Wild Caspian Caviar's Return: Good News for Eaters, Bad News for Sturgeons

The big news coming out of the Caspian region for those with fat wallets and the taste for the finer things in life is that, for the first time in two years, the winter and fall will see the availability of a fresh supply of wild Caspian caviar. Time to break out the blini? Not so fast, at least not if you're a sturgeon or someone concerned about the Caspian's delicate environmental balance. From a report in the New York Times:

There will be a fresh supply of wild caviar from the Caspian
Sea on holiday blini this fall and winter, for the first time in two years. The
international convention that regulates trade in endangered species issued
quotas for the catch on July 23.

The decision has prompted outcries from environmentalists,
predictions of lofty prices and soon, presumably, cheering from aficionados of
wild Caspian caviar. (Without quotas, the producing countries cannot legally
export any caviar at all.)

To establish the quotas, the five producing countries on the
Caspian Sea — Russia, Iran, Azerbaijan, Kazakhstan and Turkmenistan — must
agree on what they consider to be sustainable amounts, which they did last
spring in Tehran. The countries bordering the Black Sea, Danube basin and Amur
River did not set quotas, so there will be no caviar from those sources.

The total Caspian catch that can be exported from the
producing countries (there is no limit on domestic consumption) amounts to
about 81 tons: 17 tons of sevruga, 61 of osetra and 3 of beluga. In 2008 the
total was 95 tons, down from 200 in 2001, and much less than the 450 tons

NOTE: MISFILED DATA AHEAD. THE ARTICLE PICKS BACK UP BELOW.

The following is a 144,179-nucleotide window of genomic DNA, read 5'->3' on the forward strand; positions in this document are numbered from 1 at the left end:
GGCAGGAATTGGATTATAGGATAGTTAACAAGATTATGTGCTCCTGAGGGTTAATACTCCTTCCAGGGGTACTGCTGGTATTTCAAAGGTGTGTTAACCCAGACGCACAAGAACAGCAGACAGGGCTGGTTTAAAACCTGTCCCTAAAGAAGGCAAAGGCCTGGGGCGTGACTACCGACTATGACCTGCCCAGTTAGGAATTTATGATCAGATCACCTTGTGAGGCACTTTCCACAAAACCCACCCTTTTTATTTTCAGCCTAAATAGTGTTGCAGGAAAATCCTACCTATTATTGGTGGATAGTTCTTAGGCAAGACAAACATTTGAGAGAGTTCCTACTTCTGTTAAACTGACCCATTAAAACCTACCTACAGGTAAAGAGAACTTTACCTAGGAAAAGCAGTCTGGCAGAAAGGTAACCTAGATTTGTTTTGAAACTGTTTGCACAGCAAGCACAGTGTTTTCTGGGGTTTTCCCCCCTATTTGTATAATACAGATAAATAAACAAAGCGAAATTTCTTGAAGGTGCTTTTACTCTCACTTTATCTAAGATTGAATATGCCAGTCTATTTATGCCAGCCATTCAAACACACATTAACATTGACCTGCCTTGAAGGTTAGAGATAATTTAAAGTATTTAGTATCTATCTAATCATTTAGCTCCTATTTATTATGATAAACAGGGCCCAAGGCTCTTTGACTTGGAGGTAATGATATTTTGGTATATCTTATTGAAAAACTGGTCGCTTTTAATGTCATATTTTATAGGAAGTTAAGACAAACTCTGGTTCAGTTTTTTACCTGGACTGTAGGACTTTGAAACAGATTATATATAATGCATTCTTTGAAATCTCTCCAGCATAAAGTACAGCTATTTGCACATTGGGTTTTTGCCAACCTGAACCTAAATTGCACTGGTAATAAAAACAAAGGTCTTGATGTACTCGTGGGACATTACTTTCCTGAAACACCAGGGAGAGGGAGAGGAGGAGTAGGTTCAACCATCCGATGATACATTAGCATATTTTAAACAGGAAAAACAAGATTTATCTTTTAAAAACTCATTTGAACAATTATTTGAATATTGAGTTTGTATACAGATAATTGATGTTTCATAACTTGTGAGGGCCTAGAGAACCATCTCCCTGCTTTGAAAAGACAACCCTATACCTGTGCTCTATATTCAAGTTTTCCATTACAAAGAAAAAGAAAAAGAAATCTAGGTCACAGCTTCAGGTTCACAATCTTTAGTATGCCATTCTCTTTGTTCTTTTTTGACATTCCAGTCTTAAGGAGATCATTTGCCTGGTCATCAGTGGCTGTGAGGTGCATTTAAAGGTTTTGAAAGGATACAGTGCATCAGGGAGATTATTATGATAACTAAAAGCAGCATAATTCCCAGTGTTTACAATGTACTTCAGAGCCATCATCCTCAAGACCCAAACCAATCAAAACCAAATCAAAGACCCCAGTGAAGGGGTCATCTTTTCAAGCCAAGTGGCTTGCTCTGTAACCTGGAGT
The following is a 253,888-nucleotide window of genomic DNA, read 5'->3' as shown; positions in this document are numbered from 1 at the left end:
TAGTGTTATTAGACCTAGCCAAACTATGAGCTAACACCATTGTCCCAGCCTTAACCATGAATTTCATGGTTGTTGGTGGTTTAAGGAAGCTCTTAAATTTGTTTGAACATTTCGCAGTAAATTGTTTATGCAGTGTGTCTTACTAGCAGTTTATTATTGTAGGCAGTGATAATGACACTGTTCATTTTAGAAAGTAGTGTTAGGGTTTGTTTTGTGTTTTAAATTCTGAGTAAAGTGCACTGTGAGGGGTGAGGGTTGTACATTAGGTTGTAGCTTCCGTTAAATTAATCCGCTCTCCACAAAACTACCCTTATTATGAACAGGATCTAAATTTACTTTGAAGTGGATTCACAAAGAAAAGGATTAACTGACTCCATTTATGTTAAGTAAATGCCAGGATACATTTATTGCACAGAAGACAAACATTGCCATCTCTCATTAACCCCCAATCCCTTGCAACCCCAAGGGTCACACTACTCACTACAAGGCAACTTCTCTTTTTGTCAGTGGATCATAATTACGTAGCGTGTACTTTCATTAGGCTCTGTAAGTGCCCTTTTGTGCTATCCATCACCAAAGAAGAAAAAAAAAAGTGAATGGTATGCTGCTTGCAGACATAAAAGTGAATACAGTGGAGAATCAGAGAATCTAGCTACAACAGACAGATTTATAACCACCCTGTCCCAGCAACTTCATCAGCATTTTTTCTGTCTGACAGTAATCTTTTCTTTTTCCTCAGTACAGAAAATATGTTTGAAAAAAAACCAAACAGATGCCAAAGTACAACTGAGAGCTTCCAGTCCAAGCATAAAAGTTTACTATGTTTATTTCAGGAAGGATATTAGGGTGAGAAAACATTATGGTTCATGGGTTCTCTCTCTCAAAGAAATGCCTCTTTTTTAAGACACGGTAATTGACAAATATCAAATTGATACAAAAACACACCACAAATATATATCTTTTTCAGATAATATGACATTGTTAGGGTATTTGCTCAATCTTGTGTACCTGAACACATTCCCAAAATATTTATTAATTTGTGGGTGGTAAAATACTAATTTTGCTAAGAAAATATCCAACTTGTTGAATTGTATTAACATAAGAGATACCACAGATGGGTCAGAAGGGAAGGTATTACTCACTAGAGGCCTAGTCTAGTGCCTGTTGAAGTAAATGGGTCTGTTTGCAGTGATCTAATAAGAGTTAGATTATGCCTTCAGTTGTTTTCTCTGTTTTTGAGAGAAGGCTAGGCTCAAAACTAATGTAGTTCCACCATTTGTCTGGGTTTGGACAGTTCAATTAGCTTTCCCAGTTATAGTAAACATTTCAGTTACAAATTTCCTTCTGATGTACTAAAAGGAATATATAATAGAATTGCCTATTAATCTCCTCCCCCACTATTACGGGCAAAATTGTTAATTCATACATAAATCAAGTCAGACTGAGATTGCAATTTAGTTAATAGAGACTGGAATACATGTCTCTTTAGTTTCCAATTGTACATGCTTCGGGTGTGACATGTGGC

shipped in 1990. The new quota covers fishing from March 1, 2010, to Feb. 28,

Ellen Pikitch, the executive director of the Institute for
Ocean Conservation Science at Stony
Brook University
, said: “The quotas should all have been zero for all of
these species.” She cited a reassessment of all sturgeon populations, released
in March by the International Union for the Conservation of Nature, a network
of environmental groups based in Switzerland, that determined that all Caspian
sturgeon were critically endangered. “That’s one step away from extinction,”
she said. “It’s ludicrous to allow any fishing.”

Indeed, the news of the renewed supply of wild Caspian caviar comes only a few months after  a major conservation group, the International Union for the Conservation of Nature (IUCN), declared Beluga sturgeon in the Caspian "critically endangered." From an article about that on the Science Daily website:

"For those of us who have been involved in studying the
rapid decline of this species over the past several decades, this reclassification
of beluga sturgeon is of great significance and relief," said Dr. Ellen
Pikitch, Professor and Executive Director of the Institute for Ocean
Conservation Science at Stony Brook University. "However, of even greater
significance is the IUCN reclassification of many sturgeons, which shows them
to be among the most imperiled animals on earth. A higher percentage of
sturgeon species were designated as critically endangered than any other group
of species assessed, including other fish, mammals, reptiles, amphibians and

Meanwhile, in other caviar-related news, a report in Japan's Asahi Shimbun suggests that the  strict controls on caviar exports have led to a domestic glut of the stuff in Iran and low, low prices. In response, the government is trying to boost domestic consumption of the fish roe, with a marketing campaign that touts caviar as "a nutritious new taste." Caviar for the masses, anyone?

Wild Caspian Caviar's Return: Good News for Eaters, Bad News for Sturgeons

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